Statutory city (Czech Republic)

In the Czech Republic, a statutory city (Czech: statutární město) is a municipal corporation that has been granted city status by Act of Parliament. It is more prestigious than the simple title město ("town"), which can be awarded by the cabinet and chair of the Chamber of Deputies to a municipality which applies for it.

Prague, capital of the Czech Republic

Differences of statutory city Edit

Statutory city status is partially ceremonial; the mayor is called primátor, rather than the starosta of other municipalities. Statutory cities are allowed to subdivide into self-governing city boroughs (sg. městský obvod or city parts městská část) with their own elected councils; such a statutory city has to issue a statute (statut) that delimits power to boroughs. However, only seven statutory cities have done so. Cities Brno, Plzeň, Ústí nad Labem and Pardubice are divided into city boroughs, and Liberec has only one city borough with rest of the city being administered directly. Brno is divided into city parts, and Opava has eight city parts with rest of the city being administered directly. Also the capital of Prague, while not being de iure statutory city, is subdivided into similar self-governing boroughs.

History Edit

The model is derived from its common origin in Austria-Hungary. Until 1928, 11 cities in the Czech lands received the statutory city title: Prague, Liberec, Brno, Jihlava, Kroměříž, Olomouc, Uherské Hradiště, Znojmo, Opava, Frýdek, and Bielsko (which became a part of Poland in 1920). On 1 December 1928 their count was reduced to five (Prague, Liberec, Brno, Olomouc and Opava). In 1942 Plzeň became a statutory city.[1]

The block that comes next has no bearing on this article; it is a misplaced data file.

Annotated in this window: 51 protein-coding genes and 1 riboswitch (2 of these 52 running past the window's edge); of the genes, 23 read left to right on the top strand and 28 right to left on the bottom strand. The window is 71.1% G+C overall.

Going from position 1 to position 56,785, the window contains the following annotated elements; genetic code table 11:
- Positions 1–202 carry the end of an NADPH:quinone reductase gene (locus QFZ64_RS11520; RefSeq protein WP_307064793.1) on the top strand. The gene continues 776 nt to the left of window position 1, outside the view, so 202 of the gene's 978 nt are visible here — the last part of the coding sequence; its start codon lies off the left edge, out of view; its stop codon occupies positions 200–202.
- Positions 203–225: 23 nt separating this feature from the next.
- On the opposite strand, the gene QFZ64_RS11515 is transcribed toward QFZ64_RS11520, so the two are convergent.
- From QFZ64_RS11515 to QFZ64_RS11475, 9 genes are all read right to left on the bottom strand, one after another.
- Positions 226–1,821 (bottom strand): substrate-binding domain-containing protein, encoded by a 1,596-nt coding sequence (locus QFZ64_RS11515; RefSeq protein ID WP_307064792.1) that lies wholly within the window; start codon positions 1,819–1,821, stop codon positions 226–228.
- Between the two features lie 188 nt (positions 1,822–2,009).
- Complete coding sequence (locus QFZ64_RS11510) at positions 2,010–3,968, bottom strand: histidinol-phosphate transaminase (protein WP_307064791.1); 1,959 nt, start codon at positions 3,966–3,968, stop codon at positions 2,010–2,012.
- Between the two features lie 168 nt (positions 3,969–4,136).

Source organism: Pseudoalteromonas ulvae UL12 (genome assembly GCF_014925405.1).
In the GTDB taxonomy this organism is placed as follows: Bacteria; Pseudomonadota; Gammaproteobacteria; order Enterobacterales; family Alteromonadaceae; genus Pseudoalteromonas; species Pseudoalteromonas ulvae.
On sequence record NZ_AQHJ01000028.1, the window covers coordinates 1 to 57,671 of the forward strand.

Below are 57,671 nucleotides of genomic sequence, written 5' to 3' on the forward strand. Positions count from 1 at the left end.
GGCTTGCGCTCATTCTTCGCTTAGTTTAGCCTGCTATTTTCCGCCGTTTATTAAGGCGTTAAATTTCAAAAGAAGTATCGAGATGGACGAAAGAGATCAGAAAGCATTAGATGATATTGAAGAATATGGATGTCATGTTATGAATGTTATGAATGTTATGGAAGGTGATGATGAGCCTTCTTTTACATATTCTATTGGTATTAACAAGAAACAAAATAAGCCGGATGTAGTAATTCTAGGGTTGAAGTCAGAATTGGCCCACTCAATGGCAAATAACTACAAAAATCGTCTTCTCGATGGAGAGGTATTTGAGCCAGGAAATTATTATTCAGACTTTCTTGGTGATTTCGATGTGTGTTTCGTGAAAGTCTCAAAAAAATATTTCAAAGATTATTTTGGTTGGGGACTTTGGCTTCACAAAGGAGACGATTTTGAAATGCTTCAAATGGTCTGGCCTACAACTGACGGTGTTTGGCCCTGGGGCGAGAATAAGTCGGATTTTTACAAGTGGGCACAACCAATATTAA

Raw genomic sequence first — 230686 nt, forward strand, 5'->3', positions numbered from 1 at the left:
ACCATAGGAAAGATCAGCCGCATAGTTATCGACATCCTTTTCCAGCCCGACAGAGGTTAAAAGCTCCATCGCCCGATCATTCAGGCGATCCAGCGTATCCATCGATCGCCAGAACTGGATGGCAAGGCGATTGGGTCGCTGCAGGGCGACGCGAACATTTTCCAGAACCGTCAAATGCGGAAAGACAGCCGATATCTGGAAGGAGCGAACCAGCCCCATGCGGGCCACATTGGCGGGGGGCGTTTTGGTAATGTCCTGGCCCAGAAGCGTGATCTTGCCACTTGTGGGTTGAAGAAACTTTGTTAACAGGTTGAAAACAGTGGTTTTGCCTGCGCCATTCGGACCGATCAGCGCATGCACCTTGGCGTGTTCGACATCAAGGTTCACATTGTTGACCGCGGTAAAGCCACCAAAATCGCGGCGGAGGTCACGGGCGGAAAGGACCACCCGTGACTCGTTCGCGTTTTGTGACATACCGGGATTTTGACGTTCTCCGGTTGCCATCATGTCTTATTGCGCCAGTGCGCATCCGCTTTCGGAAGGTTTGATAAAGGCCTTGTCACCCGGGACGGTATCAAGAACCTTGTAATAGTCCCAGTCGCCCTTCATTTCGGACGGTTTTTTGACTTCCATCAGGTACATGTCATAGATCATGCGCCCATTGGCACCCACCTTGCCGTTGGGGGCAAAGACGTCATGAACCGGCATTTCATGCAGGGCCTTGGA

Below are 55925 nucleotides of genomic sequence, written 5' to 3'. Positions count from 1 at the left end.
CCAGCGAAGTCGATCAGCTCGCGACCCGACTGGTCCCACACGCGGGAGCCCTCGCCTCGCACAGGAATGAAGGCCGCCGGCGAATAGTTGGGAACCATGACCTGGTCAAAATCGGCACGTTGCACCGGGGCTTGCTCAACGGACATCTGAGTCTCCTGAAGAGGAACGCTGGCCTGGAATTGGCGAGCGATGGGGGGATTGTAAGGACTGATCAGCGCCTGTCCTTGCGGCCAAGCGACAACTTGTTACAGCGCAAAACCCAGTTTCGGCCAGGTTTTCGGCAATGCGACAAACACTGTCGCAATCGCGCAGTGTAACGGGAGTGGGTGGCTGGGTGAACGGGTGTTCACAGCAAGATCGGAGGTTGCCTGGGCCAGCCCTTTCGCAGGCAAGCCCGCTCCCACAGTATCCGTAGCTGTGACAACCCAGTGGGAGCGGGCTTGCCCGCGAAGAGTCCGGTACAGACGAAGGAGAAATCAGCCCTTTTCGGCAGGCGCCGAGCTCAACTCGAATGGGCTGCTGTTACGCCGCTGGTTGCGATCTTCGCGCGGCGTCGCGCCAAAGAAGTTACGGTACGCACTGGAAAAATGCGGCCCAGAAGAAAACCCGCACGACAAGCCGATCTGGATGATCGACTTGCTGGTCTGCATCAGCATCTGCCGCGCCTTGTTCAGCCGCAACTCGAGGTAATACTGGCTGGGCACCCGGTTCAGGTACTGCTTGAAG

Between 1949 and 1967, the institute of statutory cities was canceled by reform in self-government and the establishment of regions. Only Prague remained a de facto statutory city. After 1967, several cities received similar position as Prague (Brno, Plzeň, Ostrava and Ústí nad Labem), but the statutory city title was not used.[1]

The concept was renewed after the fall of communism by the Act on Municipalities in 1990, which established 13 statutory cities in addition to Prague, the capital city which is still a de facto statutory city.[1]

Unlike Austria, before districts of the Czech Republic were abolished only the three largest cities (Brno, Ostrava and Plzeň) constituted a district (okres) on their own; the others were a part (though always a capital, except Havířov) of a district with smaller municipalities. As the prestige associated with statutory city status grew, 12 additional statutory cities were created by the Act on Municipalities in 2000[2] and its four later amendments.

There are only two statutory cities, Havířov and Třinec, that are not seats of their eponymous districts.

List Edit

Since August 2018, there are 26 statutory cities (plus Prague), comprising all the Czech cities over 40 thousand inhabitants (and Třinec):

Name Population[3] Area (km²) Region Statutory city since[1]
  Prague 1,357,326 496 Prague
  Brno 396,101 230 South Moravian 1990
  Ostrava 283,504 214 Moravian-Silesian 1990
  Plzeň 181,240 138 Plzeň 1990
  Liberec 107,389 106 Liberec 1990
  Olomouc 101,825 103 Olomouc 1990
  České Budějovice 96,417 56 South Bohemian 1990
  Hradec Králové 93,506 106 Hradec Králové 1990
  Pardubice 92,149 78 Pardubice 1990
  Ústí nad Labem 91,963 94 Ústí nad Labem 1990
  Zlín 74,191 103 Zlín 1990
  Havířov 70,245 32 Moravian-Silesian 1990
  Kladno 68,436 37 Central Bohemian 2000
  Most 63,856 87 Ústí nad Labem 2000
  Opava 55,512 91 Moravian-Silesian 1990
  Frýdek-Místek 54,188 52 Moravian-Silesian 2006
  Jihlava 52,548 88 Vysočina 2000
  Teplice 50,843 24 Ústí nad Labem 2003
  Karviná 50,172 57 Moravian-Silesian 2003
  Karlovy Vary 49,043 59 Karlovy Vary 1990
  Děčín 47,180 118 Ústí nad Labem 2006
  Chomutov 46,940 29 Ústí nad Labem 2006
  Jablonec nad Nisou 45,830 31 Liberec 2012
  Mladá Boleslav 45,000 29 Central Bohemian 2003
  Prostějov 43,551 39 Olomouc 2012
  Přerov 41,634 58 Olomouc 2006
  Třinec 34,306 85 Moravian-Silesian 2018

References Edit

  1. ^ a b c d "Analýzy: Analýza rozsahu výkonu veřejné správy v jednotlivých statutárních městech, městských částech a městských obvodech". (in Czech). Ministry of the Interior of the Czech Republic. 2018. pp. 16–18.
  2. ^ Act on Municipalities (2000); Předpis č. 128/2000 Sb. Zákon o obcích (obecní zřízení) (in Czech)
  3. ^ "Population of Municipalities – 1 January 2023". Czech Statistical Office. 2023-05-23.